What is the Geek Tree? It's a Christmas tree with a speculative fiction theme. And what's speculative fiction? Speaking broadly, it's a uber-genre comprised of science fiction, fantasy and horror, though in the case of the Geek Tree, it's primarily sci-fi. The tree is re-built annually by Ken Newquist, Nuketown's editor.
The Geek Tree Photo Gallery
After years of trying, I finally took some decent photos of the Geek Tree. I've posted them as a Flickr Gallery. There are 14 photos in all, but I may add one or two more to cover ornaments that I missed.
The History of the Geek Tree
Clark Griswold: "We're kicking off our fun old-fashioned family Christmas by heading out into the country in the old front-wheel drive sleigh to embrace the frosty majesty of the winter landscape and select that most important of Christmas symbols ... the Chrismas tree."
-- Christmas Vacation
I got my first geek ornament in 1992. It was the Shuttlecraft Galileo from the original Star Trek series, and featured Leonard Nimoy offering holiday greetings. Over the next few years my collection slowly grew, usually with one or two new Star Trek ornament received as Christmas and birthday presents.
At the time, no one really minded my ornaments on the tree, not when I was living with my parents, and not when my wife Sue and I moved in together in 1995. Then in 1997 something happened -- I started accumulating ornaments as a greatly accelerated rate. That year I picked up four; then in 1998 I got eight. By the Christmas of 2001, I had 22 ornaments and my collection was on the verge of conquering a significant percentage of the Christmas tree. People started making comments. Sue ask if all the ornaments had to go up on the tree. And I was expecting even more ornaments to arrive with the holidays.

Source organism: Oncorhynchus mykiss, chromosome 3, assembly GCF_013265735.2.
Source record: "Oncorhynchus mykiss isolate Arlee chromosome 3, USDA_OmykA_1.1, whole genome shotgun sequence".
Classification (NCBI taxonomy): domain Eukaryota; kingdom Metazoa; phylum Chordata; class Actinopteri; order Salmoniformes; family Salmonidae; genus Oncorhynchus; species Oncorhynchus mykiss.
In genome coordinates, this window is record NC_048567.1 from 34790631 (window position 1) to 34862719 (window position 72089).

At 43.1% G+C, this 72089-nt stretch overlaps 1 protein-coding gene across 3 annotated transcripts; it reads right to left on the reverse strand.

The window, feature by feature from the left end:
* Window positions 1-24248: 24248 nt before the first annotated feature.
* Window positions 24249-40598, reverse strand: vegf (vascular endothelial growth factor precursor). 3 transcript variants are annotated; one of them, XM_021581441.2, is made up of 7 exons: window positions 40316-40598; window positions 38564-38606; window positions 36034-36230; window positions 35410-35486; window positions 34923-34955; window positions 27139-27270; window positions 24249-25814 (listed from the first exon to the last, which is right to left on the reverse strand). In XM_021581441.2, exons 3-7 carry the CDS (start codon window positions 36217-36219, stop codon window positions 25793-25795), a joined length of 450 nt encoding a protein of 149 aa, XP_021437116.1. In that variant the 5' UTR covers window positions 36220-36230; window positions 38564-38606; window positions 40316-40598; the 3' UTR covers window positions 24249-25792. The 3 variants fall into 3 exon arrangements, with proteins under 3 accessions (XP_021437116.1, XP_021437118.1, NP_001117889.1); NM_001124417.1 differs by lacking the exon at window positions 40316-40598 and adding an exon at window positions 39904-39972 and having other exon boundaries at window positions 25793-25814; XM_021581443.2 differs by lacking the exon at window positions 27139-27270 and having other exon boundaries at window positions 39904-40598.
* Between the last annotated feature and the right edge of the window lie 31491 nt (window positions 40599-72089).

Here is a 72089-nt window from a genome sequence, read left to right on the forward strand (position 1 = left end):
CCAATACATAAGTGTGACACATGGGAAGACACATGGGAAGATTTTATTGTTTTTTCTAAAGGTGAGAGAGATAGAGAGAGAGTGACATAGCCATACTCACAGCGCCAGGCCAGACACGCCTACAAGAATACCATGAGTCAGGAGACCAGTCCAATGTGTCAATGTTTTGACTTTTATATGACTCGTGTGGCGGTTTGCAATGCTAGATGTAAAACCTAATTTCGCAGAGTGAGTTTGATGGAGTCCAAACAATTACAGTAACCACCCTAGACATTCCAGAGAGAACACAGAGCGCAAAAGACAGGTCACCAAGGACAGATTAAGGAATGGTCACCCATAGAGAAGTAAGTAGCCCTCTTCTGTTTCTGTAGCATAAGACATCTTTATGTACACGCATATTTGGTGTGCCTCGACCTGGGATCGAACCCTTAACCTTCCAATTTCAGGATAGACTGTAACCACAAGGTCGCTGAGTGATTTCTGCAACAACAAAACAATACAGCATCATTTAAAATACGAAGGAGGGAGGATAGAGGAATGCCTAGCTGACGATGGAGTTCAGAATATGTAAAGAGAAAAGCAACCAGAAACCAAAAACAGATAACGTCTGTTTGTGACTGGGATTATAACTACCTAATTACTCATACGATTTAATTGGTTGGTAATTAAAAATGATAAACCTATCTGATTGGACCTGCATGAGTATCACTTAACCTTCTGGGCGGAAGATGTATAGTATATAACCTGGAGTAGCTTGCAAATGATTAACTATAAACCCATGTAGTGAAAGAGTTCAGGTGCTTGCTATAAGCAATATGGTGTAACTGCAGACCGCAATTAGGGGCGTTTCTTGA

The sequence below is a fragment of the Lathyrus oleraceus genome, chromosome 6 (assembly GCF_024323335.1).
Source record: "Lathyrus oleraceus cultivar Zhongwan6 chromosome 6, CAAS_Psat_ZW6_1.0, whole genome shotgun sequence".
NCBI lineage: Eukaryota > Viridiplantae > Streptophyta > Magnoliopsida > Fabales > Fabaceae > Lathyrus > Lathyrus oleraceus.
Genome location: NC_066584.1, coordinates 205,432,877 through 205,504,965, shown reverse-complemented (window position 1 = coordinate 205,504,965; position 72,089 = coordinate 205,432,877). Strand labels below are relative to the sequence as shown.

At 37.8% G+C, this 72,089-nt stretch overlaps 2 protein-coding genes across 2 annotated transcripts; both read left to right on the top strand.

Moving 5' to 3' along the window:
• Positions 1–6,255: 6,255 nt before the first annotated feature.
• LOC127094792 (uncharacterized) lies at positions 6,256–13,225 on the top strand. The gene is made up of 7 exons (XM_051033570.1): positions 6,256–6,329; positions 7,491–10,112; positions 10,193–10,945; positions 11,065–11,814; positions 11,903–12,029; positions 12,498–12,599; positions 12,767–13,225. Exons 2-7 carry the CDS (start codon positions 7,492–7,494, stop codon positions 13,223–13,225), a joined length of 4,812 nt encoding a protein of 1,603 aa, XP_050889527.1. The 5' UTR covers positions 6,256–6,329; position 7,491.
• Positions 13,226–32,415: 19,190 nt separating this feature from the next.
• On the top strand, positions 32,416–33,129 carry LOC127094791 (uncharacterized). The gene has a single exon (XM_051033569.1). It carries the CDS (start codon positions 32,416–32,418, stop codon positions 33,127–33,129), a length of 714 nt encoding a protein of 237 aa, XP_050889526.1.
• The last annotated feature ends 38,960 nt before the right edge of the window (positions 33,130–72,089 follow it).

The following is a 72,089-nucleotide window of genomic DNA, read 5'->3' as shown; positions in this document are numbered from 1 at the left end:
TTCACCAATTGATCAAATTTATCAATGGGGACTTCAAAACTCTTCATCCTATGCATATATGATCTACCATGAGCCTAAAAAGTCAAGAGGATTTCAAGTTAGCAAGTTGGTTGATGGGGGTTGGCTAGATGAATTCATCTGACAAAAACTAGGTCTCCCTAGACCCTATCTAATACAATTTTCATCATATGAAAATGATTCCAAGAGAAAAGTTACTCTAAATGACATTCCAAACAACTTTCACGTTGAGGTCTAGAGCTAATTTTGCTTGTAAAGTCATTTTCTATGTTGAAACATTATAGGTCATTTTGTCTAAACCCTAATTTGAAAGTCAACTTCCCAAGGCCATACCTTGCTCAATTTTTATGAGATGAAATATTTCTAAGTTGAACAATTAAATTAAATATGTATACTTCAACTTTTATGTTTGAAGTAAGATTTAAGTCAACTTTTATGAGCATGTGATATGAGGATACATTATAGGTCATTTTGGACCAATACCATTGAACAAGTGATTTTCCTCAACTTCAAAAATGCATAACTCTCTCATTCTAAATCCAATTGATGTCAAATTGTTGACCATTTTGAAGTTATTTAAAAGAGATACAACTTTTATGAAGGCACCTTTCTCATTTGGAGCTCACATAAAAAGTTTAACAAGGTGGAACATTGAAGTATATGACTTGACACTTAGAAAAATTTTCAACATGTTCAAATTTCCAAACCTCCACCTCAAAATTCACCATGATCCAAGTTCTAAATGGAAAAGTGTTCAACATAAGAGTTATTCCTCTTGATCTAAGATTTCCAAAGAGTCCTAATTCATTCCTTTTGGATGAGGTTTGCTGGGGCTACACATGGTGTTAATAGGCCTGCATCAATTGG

It was time for the exodus.
In 2001, I bought a $20 fake tree at Wal-mart -- a five-foot "evergreen". When I first opened the box, I was skeptical -- the branches seemed a little thin for supporting the weight of the larger ornaments -- but it's proven to be tougher than it looks. It was able to accommodate all of my ornaments, and was big enough to still have room for future expansions.
A tradition was born.
Designing the Geek Tree
Ellen Griswold: "Clark ... that tree wouldn't fit in our front yard."
Clark Griswold: "It's not going in our front yard ... it's going in our living room"
-- Christmas Vacation
The earliest versions of the geek tree used strands of colored lights at its base -- one strand close to the tree, the second lying near the outside. The powered ornaments on the tree mandated the use of non-flashing lights (for one thing, the flashing might short the ornaments out. For another, even I would get sick of hearing the ornaments power-up every few seconds).
Unfortunately, there were a couple of problems with the colored lights. First, the trees with colored lights tend to be slightly dimmer than white lights. The trees get even dimmer when you start removing lights and in favor of powered ornaments, because the ornaments are never as bright as the bulbs they replace. Second, you need to pay attention to exactly what colors you're removing. The first time around I didn't do that and unwittingly ended up way too many pink lights. The next year I used a brighter strand of lights, hoping the tree would stand out more. It worked ... somewhat. But the problem with having too many of the same color lights remained.